Peter Magnus was stricken motionless on the spot, and gazed from one to the other, with a countenance expressive of the extremities of horror and surprise. This certainly was, to all appearance, very unaccountable behaviour; but the fact is, that Mr. Pickwick no sooner put on his spectacles, than he at once recognised in the future Mrs. Magnus the lady into whose room he had so unwarrantably intruded on the previous night; and the spectacles had no sooner crossed Mr. Pickwick's nose, than the lady at once identified the countenance which she had seen surrounded by all the horrors of a nightcap. So the lady screamed, and Mr. Pickwick started.
'Mr. Pickwick!' exclaimed Mr. Magnus, lost in astonishment, 'what is the meaning of this, Sir? What is the meaning of it, Sir?' added Mr. Magnus, in a threatening, and a louder tone.
'Sir,' said Mr. Pickwick, somewhat indignant at the very sudden manner in which Mr. Peter Magnus had conjugated himself into the imperative mood, 'I decline answering that question.'
'You decline it, Sir?' said Mr. Magnus.
'I do, Sir,' replied Mr. Pickwick; 'I object to say anything which may compromise that lady, or awaken unpleasant recollections in her breast, without her consent and permission.'
'Miss Witherfield,' said Mr. Peter Magnus, 'do you know this person?'
'Know him!' repeated the middle-aged lady, hesitating.
'Yes, know him, ma'am; I said know him,' replied Mr. Magnus, with ferocity.
'I have seen him,' replied the middle-aged lady.
'Where?' inquired Mr. Magnus, 'where?'
'That,' said the middle-aged lady, rising from her seat, and averting her head--'that I would not reveal for worlds.'
'I understand you, ma'am,' said Mr. Pickwick, 'and respect your delicacy; it shall never be revealed by ME depend upon it.'
'Upon my word, ma'am,' said Mr. Magnus, 'considering the situation in which I am placed with regard to yourself, you carry this matter off with tolerable coolness--tolerable coolness, ma'am.'
'Cruel Mr. Magnus!' said the middle-aged lady; here she wept very copiously indeed.
'Address your observations to me, sir,' interposed Mr. Pickwick; 'I alone am to blame, if anybody be.'
'Oh! you alone are to blame, are you, sir?' said Mr. Magnus; 'I--I--see through this, sir. You repent of your determination now, do you?'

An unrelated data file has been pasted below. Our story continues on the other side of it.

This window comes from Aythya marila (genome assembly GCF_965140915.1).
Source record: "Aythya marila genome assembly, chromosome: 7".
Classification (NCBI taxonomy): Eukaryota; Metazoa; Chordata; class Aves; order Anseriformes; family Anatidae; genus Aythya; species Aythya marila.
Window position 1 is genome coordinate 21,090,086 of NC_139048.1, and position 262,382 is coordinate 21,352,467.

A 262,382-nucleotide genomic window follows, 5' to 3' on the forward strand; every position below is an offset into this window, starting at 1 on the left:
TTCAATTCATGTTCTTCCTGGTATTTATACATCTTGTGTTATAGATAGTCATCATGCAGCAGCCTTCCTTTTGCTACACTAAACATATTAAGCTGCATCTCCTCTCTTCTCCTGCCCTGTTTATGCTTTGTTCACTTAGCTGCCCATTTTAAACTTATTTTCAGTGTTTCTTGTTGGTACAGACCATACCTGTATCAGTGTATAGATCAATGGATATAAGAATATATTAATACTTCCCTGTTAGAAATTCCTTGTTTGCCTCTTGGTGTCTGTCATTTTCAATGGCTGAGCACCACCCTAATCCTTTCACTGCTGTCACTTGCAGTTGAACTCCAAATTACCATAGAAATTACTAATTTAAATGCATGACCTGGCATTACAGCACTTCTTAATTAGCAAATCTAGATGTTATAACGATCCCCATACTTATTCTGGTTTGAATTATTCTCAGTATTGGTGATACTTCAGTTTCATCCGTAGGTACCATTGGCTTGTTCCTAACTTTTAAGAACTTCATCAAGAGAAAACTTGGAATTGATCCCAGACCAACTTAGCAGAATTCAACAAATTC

'My determination!' said Mr. Pickwick.
'Your determination, Sir. Oh! don't stare at me, Sir,' said Mr. Magnus; 'I recollect your words last night, Sir. You came down here, sir, to expose the treachery and falsehood of an individual on whose truth and honour you had placed implicit reliance--eh?' Here Mr. Peter Magnus indulged in a prolonged sneer; and taking off his green spectacles--which he probably found superfluous in his fit of jealousy--rolled his little eyes about, in a manner frightful to behold.
'Eh?' said Mr. Magnus; and then he repeated the sneer with increased effect. 'But you shall answer it, Sir.'
'Answer what?' said Mr. Pickwick.
'Never mind, sir,' replied Mr. Magnus, striding up and down the room. 'Never mind.'
There must be something very comprehensive in this phrase of 'Never mind,' for we do not recollect to have ever witnessed a quarrel in the street, at a theatre, public room, or elsewhere, in which it has not been the standard reply to all belligerent inquiries. 'Do you call yourself a gentleman, sir?'--'Never mind, sir.' 'Did I offer to say anything to the young woman, sir?'--'Never mind, sir.' 'Do you want your head knocked up against that wall, sir?' --'Never mind, sir.' It is observable, too, that there would appear to be some hidden taunt in this universal 'Never mind,' which rouses more indignation in the bosom of the individual addressed, than the most lavish abuse could possibly awaken.
We do not mean to assert that the application of this brevity to himself, struck exactly that indignation to Mr. Pickwick's soul, which it would infallibly have roused in a vulgar breast. We merely record the fact that Mr. Pickwick opened the room door, and abruptly called out, 'Tupman, come here!'